Polling agencies move in mysterious ways, as demonstrated by their insistence on letting respondents choose out of the Nationals and Liberals in Queensland state election surveys. Given that there will be no three-cornered contests at the election, voters will in fact have to make do with one or the other depending on where the live. Nevertheless, tomorrow’s Galaxy Research figures in the Courier-Mail turn up an interesting result: support for the Liberals has fallen over two weeks from 28 per cent to 24 per cent and now 22 per cent, while the Nationals have travelled from 15 per cent to 16 per cent to 18 per cent.
Why ever could that be? One answer suggests itself if we discount the notion that "all publicity is good publicity" and do some quick word searches on the Factiva news archive, which make clear that the current Liberal leader has assumed a higher profile than his predecessor had in 2004. The following table indicates the number of references to party leaders in the first 11 days of the two campaigns, both of which started four Tuesdays before polling day.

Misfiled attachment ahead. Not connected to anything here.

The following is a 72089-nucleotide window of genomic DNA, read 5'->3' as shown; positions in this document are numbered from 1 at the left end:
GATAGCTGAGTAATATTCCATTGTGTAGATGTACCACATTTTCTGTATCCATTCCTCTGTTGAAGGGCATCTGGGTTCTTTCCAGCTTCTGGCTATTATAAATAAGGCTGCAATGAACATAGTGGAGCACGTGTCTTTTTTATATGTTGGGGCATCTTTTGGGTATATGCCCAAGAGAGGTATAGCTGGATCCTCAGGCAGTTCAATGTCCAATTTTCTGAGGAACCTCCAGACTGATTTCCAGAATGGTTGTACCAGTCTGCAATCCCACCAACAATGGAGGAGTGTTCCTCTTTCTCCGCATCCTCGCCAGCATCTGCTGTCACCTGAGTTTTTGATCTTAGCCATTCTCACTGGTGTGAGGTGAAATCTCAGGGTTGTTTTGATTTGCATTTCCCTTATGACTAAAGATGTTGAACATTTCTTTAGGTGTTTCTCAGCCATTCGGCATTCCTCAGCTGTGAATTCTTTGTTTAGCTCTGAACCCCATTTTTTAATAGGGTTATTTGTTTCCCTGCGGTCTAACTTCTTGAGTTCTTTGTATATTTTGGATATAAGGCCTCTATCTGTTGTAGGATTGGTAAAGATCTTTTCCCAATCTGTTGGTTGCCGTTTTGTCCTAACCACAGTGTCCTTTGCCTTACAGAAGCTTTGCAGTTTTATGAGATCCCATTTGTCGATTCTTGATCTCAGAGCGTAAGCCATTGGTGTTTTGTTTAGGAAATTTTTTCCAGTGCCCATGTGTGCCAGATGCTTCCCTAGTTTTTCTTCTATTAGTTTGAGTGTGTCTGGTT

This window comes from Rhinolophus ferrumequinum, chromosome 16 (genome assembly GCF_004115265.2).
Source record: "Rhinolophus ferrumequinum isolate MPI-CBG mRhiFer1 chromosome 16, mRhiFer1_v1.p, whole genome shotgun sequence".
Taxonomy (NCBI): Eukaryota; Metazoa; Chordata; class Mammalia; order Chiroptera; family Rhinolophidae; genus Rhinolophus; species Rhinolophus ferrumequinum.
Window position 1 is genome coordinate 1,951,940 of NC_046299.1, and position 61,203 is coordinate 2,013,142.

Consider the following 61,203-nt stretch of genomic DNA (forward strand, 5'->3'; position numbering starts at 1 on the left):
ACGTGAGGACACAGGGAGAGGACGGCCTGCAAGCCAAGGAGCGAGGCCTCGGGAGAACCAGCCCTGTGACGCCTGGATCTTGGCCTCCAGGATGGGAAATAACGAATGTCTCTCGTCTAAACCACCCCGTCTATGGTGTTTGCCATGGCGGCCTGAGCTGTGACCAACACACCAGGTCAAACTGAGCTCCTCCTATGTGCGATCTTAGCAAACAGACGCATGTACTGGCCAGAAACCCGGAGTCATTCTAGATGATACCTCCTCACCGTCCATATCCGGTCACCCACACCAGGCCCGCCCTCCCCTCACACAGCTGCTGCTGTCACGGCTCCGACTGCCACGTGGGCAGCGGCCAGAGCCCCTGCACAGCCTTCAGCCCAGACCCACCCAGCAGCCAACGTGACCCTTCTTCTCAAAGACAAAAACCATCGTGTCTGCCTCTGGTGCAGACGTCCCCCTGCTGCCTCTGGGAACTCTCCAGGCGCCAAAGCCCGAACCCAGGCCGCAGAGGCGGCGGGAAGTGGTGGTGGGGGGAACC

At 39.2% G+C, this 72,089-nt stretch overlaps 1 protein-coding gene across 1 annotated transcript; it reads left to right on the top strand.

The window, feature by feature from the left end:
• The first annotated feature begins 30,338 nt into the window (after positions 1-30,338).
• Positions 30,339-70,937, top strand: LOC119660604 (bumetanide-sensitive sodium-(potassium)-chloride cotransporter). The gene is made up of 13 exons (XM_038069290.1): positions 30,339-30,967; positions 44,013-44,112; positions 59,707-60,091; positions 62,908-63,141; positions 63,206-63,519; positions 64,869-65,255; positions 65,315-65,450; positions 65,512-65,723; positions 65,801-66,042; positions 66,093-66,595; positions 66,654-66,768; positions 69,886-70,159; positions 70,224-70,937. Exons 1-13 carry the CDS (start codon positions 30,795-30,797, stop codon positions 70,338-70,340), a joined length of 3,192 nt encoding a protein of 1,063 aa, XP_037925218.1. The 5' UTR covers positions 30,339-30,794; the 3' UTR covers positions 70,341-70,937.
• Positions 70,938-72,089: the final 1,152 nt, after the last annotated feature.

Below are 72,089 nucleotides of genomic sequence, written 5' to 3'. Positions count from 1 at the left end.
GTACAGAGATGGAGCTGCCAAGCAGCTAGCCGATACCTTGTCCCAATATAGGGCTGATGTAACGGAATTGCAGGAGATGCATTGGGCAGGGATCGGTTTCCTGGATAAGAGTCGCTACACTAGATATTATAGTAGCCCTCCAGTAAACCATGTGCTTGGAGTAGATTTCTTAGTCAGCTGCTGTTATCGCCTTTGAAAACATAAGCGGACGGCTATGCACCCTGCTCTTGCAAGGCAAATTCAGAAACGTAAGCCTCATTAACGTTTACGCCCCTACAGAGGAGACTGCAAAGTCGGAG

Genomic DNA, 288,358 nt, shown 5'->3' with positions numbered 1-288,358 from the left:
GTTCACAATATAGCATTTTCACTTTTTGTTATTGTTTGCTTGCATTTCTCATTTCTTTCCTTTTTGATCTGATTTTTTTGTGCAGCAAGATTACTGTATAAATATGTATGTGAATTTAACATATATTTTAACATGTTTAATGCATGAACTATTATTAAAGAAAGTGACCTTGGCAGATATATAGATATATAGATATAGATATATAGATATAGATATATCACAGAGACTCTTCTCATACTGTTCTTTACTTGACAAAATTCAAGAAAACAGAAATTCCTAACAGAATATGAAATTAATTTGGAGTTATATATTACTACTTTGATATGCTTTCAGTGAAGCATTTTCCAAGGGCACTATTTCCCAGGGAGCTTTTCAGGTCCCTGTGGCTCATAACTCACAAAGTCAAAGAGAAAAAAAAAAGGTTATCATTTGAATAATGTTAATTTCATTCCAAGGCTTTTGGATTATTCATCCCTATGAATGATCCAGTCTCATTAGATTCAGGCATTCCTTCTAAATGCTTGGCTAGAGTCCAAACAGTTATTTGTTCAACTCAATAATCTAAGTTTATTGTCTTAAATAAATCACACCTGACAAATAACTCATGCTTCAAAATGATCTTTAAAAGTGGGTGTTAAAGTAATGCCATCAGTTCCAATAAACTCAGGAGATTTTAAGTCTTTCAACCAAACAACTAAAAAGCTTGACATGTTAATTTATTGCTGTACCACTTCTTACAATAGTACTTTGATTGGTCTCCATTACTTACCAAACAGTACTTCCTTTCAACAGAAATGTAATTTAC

|Peter Beattie||760 (58.1%)||837 (54.9%)|
|Lawrence Springborg||385 (29.4%)||387 (25.4%)|
|Bob Quinn/Bruce Flegg||163 (12.5%)||300 (19.7%)|
In fairness to Flegg, it should be noted that the Nationals also gained ground on the Liberals after the 2004 election was announced, presumably because respondents became aware of which candidates were running in their own seats. As for Labor, Galaxy has their support over the past two weeks progressing from 42 per cent to 45 per cent to 47 per cent, and the two-party split reversing from 49-51 to a point where it is "edging closer" to the 55.5-44.5 result from 2004.